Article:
Needle Arts Guild at Parker Adventist Hospital Give Back

Judging from the sounds of laughter spilling out of a conference room and the clicking of needles, the women of the Needle Arts Guild have called their monthly meeting to order at Parker Adventist Hospital. 

The women, surrounded by skeins of yarn and half-completed projects, work on various knit and crochet projects as President Merry Ettenberg discusses the meeting agenda. The guild, which was created in 2005, is a group of knitters, crocheters, quilters and other crafters who donate their handknits to hospital patients, as well as raise money for projects around the hospital and community. 

“I love to do it. It maintains my sanity. I’ve knitted since I was 5 years old,” Merry says.

Each participant works on completing projects throughout the month, and then they pile them in baskets to give to different hospital departments, such as the newborn ward or cancer center, where nurses distribute to patients. 

“We hope that some of these things become a family heirloom they can pass on to other babies within the family,” member Ann Clarke says, referring to the newborn receiving blankets, sweaters and hats they make. The women also make adult lap blankets and caps for chemotherapy patients.

Many of the women are lifelong knitters and crocheters and say this is a natural way for them to use their talents to bring comfort to those who need it.

“We can’t give any more to our families; we drown them with socks and scarves,” says Ann, who has been part of the guild for eight years.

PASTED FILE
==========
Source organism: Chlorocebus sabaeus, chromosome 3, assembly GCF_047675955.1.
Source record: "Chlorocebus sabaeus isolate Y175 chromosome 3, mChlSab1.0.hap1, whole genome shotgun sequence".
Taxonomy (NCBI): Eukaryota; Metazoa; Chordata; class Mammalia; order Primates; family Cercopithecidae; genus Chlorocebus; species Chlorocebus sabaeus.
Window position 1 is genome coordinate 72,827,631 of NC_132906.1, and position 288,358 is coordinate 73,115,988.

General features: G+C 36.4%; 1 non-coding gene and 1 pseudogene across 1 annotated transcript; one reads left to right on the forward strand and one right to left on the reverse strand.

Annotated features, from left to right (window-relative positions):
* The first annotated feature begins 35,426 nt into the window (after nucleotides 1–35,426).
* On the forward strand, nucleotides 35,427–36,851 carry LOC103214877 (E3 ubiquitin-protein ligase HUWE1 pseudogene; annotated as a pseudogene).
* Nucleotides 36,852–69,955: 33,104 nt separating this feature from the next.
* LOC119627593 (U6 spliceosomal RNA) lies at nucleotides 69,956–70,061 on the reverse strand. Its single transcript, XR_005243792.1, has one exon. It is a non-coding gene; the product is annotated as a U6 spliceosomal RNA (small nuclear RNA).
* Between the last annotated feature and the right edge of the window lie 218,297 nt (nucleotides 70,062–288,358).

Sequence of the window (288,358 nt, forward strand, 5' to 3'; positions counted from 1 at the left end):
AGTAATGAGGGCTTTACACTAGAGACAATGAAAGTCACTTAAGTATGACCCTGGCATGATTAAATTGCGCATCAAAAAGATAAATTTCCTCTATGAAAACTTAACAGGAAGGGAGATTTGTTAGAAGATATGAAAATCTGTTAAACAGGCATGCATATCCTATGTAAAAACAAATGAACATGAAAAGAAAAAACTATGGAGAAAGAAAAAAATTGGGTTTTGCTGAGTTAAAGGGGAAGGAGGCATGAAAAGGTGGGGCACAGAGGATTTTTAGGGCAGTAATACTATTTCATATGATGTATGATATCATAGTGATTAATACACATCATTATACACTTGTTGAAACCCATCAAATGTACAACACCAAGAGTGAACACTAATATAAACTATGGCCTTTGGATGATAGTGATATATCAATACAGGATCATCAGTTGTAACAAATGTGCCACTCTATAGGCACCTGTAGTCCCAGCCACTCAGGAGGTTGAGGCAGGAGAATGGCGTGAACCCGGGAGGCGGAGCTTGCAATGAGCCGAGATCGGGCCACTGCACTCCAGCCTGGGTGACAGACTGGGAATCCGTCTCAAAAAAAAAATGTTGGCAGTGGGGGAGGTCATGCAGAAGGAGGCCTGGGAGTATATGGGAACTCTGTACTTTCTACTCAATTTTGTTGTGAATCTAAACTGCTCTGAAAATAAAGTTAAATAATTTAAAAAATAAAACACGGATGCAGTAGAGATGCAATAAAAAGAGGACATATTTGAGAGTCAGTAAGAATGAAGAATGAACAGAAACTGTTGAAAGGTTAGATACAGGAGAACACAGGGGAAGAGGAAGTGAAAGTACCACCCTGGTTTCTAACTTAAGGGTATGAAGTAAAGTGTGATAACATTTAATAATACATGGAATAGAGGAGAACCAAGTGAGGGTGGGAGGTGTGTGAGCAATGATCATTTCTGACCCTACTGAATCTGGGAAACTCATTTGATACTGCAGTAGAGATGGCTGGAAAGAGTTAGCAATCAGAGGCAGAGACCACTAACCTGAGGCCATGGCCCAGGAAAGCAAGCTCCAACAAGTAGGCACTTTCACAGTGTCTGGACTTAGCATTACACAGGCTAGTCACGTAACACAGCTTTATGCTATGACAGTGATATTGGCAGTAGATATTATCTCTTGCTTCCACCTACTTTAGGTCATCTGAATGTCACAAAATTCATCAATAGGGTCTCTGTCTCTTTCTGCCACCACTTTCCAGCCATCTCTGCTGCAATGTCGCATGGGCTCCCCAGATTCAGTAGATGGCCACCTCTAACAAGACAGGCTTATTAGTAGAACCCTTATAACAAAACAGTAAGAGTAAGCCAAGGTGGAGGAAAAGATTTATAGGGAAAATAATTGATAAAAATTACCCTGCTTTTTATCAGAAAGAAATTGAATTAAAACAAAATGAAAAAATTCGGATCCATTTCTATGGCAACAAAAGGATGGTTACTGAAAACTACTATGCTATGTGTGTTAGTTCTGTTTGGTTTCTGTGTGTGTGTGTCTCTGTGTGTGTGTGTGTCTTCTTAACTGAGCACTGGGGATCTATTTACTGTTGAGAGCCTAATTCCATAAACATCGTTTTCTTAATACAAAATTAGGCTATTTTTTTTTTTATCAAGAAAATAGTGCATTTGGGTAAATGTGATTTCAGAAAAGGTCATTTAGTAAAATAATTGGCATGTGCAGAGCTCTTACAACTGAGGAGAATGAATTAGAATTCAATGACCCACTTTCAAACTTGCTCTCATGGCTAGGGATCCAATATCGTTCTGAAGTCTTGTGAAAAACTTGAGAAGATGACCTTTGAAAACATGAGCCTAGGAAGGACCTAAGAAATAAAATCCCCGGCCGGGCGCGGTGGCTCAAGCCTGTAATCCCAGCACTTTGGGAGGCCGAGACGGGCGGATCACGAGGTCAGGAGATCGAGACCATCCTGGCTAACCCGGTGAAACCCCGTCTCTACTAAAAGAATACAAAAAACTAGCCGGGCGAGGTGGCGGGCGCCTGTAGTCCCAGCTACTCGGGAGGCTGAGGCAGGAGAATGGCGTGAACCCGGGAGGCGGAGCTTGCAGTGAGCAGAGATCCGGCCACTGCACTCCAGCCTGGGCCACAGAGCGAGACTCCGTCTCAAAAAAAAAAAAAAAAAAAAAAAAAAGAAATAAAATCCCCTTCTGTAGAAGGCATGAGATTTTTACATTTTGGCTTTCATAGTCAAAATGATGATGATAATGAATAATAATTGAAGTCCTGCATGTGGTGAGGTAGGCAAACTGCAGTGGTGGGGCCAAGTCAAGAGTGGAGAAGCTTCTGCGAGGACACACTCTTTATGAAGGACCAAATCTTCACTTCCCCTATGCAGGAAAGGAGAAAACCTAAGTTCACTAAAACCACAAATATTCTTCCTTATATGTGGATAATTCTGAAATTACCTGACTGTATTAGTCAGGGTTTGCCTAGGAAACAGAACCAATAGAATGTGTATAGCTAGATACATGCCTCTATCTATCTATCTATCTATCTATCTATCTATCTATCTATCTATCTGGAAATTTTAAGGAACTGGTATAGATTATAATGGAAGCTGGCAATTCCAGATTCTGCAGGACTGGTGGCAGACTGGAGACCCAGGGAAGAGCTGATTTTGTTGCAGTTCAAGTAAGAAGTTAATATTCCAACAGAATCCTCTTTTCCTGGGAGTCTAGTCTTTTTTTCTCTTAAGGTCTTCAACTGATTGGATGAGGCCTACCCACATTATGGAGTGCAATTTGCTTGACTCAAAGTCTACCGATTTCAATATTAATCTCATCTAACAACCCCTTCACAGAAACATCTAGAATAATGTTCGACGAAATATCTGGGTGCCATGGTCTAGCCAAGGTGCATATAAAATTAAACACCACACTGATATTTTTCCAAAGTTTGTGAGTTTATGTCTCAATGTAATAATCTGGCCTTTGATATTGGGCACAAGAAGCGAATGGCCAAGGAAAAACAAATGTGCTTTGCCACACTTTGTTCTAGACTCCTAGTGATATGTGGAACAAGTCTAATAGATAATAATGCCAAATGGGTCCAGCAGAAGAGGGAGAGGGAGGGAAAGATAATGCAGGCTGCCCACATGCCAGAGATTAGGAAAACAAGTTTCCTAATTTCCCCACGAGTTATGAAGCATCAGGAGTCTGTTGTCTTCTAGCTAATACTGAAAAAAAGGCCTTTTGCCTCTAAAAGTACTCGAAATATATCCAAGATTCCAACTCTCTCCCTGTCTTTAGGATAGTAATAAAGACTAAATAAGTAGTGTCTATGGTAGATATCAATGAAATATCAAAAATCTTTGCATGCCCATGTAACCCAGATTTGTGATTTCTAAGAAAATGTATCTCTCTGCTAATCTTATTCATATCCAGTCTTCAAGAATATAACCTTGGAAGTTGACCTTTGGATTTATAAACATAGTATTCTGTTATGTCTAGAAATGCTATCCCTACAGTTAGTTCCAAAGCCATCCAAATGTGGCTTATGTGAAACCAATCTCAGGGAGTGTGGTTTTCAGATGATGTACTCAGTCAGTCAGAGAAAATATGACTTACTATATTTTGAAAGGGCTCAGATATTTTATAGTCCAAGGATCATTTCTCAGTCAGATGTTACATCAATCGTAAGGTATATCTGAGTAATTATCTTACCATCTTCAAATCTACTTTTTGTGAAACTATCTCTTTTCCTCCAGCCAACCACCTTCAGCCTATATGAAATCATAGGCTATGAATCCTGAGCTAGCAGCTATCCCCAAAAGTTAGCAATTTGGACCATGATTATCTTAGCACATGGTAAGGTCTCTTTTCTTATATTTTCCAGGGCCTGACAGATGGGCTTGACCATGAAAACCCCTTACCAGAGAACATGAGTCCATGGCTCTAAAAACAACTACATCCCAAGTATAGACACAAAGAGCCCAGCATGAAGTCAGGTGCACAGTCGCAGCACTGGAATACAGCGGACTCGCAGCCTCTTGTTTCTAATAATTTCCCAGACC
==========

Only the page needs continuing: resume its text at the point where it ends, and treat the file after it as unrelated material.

Lindsay Zinsmeister, mother of Oakley Zinsmeister, who was born in 2017, received a blanket and knitted Santa hat made by the guild.

“It was so sweet to have something that was handmade and you could tell that, you know, folks put some good amount of time and effort into making those for us,” Lindsay says.

Guild member Kathleen Murphy says the guild’s mission is to provide comfort to patients, but it’s as much a comfort to members because of the fellowship and joy everyone brings. 

“This is probably the most fun because you’re sharing all your knowledge and your experience and patterns and just generally making friends,” Kathleen says.

The guild raises money from its annual craft sale, with proceeds going toward art projects at the hospital, such as the large cross that now hangs in the hospital lobby; and the art installation titled “Gratitude” on the third floor, which houses the women’s and babies units. They also contribute to SECOR Cares nonprofit organization in Parker.

The guild occasionally receives thank-you notes from patients, but members say they craft for the pure enjoyment and knowledge that they are spreading joy.

“It’s giving back and trying to make a little bit of difference somewhere,” says new member Bobbie King.

Or, as the Needle Arts Guild’s motto says: It’s “Stitching love for our community.”